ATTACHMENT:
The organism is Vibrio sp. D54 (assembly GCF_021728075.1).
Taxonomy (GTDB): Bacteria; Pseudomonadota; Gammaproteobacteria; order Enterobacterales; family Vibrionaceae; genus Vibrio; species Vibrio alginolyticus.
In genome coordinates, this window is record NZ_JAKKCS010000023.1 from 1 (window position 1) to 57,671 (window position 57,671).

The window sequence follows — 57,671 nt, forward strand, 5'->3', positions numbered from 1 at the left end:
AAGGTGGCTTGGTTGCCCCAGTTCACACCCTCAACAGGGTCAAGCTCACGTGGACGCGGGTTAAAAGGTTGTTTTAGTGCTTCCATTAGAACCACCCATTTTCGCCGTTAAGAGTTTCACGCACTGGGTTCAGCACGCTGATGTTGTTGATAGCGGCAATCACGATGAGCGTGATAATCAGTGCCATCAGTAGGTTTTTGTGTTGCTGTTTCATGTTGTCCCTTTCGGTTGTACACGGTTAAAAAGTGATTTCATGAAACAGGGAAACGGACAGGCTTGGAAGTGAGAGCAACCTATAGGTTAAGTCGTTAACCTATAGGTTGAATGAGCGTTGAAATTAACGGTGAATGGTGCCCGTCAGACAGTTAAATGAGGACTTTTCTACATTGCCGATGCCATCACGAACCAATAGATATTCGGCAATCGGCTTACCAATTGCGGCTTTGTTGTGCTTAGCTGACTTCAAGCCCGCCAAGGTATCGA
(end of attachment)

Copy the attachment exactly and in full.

The organism is Vibrio sp. D54 (assembly GCF_021728075.1).
Taxonomy (GTDB): Bacteria; Pseudomonadota; Gammaproteobacteria; order Enterobacterales; family Vibrionaceae; genus Vibrio; species Vibrio alginolyticus.
In genome coordinates, this window is record NZ_JAKKCS010000023.1 from 1 (window position 1) to 57,671 (window position 57,671).

The window sequence follows — 57,671 nt, forward strand, 5'->3', positions numbered from 1 at the left end:
AAGGTGGCTTGGTTGCCCCAGTTCACACCCTCAACAGGGTCAAGCTCACGTGGACGCGGGTTAAAAGGTTGTTTTAGTGCTTCCATTAGAACCACCCATTTTCGCCGTTAAGAGTTTCACGCACTGGGTTCAGCACGCTGATGTTGTTGATAGCGGCAATCACGATGAGCGTGATAATCAGTGCCATCAGTAGGTTTTTGTGTTGCTGTTTCATGTTGTCCCTTTCGGTTGTACACGGTTAAAAAGTGATTTCATGAAACAGGGAAACGGACAGGCTTGGAAGTGAGAGCAACCTATAGGTTAAGTCGTTAACCTATAGGTTGAATGAGCGTTGAAATTAACGGTGAATGGTGCCCGTCAGACAGTTAAATGAGGACTTTTCTACATTGCCGATGCCATCACGAACCAATAGATATTCGGCAATCGGCTTACCAATTGCGGCTTTGTTGTGCTTAGCTGACTTCAAGCCCGCCAAGGTATCGA